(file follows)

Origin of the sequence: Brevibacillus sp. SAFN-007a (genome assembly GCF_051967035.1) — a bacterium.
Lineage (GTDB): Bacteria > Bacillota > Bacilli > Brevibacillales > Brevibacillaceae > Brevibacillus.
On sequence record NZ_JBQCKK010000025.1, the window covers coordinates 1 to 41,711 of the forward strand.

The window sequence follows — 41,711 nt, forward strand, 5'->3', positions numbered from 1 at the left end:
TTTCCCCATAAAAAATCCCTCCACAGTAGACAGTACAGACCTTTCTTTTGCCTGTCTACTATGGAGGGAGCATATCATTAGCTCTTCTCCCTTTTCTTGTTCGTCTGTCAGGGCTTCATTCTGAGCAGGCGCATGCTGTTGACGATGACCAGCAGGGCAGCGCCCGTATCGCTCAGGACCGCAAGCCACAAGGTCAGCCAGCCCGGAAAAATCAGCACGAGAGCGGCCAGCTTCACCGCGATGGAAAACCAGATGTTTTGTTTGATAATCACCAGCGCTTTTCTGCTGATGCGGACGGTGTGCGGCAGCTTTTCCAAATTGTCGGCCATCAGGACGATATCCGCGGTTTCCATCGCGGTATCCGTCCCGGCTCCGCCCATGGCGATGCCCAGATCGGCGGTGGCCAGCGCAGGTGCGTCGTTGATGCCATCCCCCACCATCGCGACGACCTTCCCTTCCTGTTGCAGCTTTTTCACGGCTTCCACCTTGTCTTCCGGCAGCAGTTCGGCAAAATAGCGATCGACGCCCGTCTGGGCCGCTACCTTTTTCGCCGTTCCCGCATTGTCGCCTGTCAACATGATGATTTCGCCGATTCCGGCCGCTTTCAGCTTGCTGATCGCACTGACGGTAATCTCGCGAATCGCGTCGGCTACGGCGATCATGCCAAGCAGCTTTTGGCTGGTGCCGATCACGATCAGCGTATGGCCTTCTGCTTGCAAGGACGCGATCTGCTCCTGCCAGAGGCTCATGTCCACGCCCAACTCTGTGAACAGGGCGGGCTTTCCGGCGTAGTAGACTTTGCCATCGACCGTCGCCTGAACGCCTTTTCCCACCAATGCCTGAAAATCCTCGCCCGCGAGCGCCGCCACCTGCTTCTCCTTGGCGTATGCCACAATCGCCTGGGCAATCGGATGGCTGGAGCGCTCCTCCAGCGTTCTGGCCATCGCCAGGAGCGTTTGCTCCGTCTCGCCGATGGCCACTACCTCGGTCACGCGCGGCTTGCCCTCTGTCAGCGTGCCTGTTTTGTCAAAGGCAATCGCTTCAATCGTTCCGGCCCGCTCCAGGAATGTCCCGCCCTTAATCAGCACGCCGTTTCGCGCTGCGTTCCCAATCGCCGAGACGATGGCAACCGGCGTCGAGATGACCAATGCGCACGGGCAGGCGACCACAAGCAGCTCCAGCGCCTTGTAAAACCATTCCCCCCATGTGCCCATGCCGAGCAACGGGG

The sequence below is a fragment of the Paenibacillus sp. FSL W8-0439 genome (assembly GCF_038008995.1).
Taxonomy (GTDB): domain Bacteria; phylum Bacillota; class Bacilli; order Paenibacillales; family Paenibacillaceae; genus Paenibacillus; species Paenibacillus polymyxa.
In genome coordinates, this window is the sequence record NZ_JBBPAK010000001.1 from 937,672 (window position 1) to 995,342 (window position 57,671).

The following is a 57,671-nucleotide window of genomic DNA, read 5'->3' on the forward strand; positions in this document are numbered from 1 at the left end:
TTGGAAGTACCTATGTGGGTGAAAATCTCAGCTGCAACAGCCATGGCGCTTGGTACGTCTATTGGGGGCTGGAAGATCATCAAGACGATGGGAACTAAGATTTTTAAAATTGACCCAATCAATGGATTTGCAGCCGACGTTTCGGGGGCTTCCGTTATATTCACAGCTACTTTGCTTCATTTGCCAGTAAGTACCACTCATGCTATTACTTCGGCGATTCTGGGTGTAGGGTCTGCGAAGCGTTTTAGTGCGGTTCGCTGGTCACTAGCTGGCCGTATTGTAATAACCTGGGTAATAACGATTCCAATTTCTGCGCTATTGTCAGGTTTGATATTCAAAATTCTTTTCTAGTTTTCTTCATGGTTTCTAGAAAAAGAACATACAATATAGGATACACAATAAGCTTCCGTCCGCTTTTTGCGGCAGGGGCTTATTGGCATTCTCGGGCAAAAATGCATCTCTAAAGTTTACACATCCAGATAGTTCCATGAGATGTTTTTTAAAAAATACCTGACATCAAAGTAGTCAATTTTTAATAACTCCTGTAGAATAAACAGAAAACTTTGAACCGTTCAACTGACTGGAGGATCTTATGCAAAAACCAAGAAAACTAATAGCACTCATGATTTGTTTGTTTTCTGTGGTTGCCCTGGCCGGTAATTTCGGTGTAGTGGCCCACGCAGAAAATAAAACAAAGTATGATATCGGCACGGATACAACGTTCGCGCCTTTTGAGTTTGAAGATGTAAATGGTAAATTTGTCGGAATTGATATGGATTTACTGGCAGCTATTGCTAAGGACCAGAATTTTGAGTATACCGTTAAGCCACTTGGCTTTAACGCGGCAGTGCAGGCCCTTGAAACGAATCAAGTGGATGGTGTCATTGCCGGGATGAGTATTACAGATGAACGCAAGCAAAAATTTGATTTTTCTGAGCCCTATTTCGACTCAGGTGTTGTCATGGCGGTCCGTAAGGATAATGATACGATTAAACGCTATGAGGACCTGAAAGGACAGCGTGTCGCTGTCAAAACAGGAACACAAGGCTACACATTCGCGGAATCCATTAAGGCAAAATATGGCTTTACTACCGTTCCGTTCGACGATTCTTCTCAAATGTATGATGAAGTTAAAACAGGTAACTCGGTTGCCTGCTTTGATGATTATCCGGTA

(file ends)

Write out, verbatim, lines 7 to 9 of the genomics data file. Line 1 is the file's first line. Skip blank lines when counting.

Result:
Taxonomy (GTDB): domain Bacteria; phylum Bacillota; class Bacilli; order Paenibacillales; family Paenibacillaceae; genus Paenibacillus; species Paenibacillus polymyxa.
In genome coordinates, this window is the sequence record NZ_JBBPAK010000001.1 from 937,672 (window position 1) to 995,342 (window position 57,671).

The following is a 57,671-nucleotide window of genomic DNA, read 5'->3' on the forward strand; positions in this document are numbered from 1 at the left end: